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A critical realist analysis of coaching as a disability accommodation

Doyle, N. (2018). A critical realist analysis of coaching as a disability accommodation. (Unpublished Doctoral thesis, City, University of London)

Abstract

Although dyslexia affects 5-8% of the workforce, this developmental disorder is insufficiently researched in adult populations from a psychological perspective. Dyslexia confers legal protections and employers must provide ‘reasonable adjustments’, accommodations that protect employment and improve work performance. Using Critical Realist Evaluation principles, I conducted a multi-disciplinary literature review of the biopsychosocial and macro-legislative context for dyslexia in adults which highlighted the need for intervention evaluation. The following expansive research question was formed: Given a legislative context in which the dyslexic adult is considered disabled, and a social context which confers increased vulnerability to occupational and social exclusion, (1) what types of intervention exist to mediate such risk, (2) on which psychological mechanisms do they aim to operate, (3) and to what extent do interventions achieve a successful outcome?

Original survey data (N = 271) supported practitioner assertions that coaching is a widely adopted accommodation intervention and that the focus therein for adults is developing cognitive, behavioural and emotional skills, rather than solely literacy. A narrative systematic review was conducted to extract relevant psychological mechanisms and intervention protocols. The synthesis suggested ‘Working Memory’ and ‘Self-Efficacy’ as viable psychological mechanisms that can be successfully targeted by coaching. Intervention protocols compliant with Social Cognitive Learning Theory (SCLT) and Goal Setting Theory (GST) produced consistently effective results.

Two quasi-experimental field studies using double-blind controls tested these propositions: (study 1) SCLT and GST compliant coaching would improve Working Memory and Self-Efficacy for dyslexic adults, which would be correlated with improvements in work performance (N=67) and; (study 2) coachees’ metacognitive development and / or emotion management were intervening variables (N=52) mediating this impact. Between-groups comparisons reported some improvements to these measures, including the maintenance after the coaching was complete, though correlations between measures were rarely significant. A consistent improvement from the control groups indicated a potentially active element to the testing process and weakened the between-groups findings. As such, a novel data analytic technique was created which elicited overall improvement value (Meta-Impact) and separated smaller, potential practice effects, resulting in a significant difference between the intervention and control groups.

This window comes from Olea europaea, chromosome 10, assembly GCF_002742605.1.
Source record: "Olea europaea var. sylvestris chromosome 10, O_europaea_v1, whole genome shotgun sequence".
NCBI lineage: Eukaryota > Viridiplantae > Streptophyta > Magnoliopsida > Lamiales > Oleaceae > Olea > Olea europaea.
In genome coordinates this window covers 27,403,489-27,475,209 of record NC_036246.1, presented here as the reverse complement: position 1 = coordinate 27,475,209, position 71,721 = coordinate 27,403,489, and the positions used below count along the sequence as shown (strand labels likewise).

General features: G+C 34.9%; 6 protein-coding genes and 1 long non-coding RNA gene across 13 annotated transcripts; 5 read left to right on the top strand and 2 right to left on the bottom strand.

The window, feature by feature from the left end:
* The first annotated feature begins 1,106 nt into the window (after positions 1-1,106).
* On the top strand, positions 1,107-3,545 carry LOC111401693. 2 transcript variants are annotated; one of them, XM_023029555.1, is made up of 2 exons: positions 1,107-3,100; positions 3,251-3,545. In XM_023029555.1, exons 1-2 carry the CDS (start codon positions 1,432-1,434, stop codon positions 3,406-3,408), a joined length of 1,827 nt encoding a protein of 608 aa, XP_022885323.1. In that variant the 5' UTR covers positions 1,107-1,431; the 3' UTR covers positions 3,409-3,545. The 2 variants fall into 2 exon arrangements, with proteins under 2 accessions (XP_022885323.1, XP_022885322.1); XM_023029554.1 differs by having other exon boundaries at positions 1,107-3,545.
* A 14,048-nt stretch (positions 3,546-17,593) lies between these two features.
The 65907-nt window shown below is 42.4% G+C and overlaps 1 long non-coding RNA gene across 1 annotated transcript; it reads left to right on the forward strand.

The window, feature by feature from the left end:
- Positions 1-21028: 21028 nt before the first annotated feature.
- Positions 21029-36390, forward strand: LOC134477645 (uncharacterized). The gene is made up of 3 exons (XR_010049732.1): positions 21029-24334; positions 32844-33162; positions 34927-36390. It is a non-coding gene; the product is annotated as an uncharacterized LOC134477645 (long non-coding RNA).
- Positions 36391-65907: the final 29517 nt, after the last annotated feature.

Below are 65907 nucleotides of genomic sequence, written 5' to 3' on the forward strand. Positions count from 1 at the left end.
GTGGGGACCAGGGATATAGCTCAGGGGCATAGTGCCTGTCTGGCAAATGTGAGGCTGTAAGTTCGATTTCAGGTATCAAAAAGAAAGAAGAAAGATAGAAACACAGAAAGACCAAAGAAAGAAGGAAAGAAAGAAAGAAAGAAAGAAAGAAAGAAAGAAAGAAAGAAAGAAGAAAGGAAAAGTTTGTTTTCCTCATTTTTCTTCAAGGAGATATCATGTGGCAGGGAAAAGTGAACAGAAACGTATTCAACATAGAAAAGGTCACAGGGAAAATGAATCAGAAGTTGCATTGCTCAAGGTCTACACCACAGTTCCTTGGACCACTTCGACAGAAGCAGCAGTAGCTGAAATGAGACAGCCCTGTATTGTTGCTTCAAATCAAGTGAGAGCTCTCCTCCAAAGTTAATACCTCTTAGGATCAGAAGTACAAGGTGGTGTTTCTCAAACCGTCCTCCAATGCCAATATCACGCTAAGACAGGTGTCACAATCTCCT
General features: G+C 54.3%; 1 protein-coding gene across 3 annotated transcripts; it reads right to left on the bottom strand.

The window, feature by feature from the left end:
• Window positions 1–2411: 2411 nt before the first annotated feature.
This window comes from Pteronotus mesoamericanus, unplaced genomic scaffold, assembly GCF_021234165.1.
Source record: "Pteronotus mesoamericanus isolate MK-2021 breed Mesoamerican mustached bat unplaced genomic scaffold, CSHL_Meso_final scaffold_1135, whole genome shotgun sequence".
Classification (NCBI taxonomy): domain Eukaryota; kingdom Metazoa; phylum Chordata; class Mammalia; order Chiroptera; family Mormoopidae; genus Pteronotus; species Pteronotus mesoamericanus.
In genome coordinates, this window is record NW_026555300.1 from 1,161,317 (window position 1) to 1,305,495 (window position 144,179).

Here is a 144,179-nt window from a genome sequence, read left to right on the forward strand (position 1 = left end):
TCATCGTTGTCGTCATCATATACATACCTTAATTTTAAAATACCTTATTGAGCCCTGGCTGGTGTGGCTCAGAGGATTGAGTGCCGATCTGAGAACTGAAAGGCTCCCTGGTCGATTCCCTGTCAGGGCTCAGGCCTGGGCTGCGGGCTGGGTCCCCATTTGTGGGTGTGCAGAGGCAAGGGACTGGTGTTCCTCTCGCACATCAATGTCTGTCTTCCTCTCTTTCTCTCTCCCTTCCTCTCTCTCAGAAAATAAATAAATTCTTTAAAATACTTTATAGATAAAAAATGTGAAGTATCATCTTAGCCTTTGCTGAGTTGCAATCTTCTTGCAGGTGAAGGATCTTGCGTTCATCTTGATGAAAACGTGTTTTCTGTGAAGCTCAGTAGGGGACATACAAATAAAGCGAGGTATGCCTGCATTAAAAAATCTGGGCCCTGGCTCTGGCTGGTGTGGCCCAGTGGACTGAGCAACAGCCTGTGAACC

Coaching was, theoretically and when applied, able to improve the experience of dyslexic adults upon cognitive, behavioural psycho-social and emotional domains of experience, though in likelihood the experience will be personalised and limited to one or two domains, rather than all. In conclusion, I challenge the medical model approach to dyslexia, and specifically the targeting of working memory deficit as a proxy for broader, contextual outcomes. I suggest that a multi-domain based intervention might produce outcomes that are more ecologically valid. This thesis potentially supports the premise of coaching as a disability accommodation, though further research is required to evaluate the longer term effects of coaching on contextual outcomes such as job sustainability and career progression outcomes. I further argue that any disability accommodation, including coaching, must mediate between the meso and individual level in order to be ethically and legislatively compliant and to increase occupational inclusion for this heretofore marginalised group.

Publication Type: Thesis (Doctoral)
Subjects: B Philosophy. Psychology. Religion > BF Psychology
Departments: Doctoral Theses
Doctoral Theses > School of Arts and Social Sciences Doctoral Theses
School of Arts & Social Sciences > Psychology
URI: https://openaccess.city.ac.uk/id/eprint/21139
[img] Text - Accepted Version
This document is not freely accessible until 3 December 2021 due to copyright restrictions.

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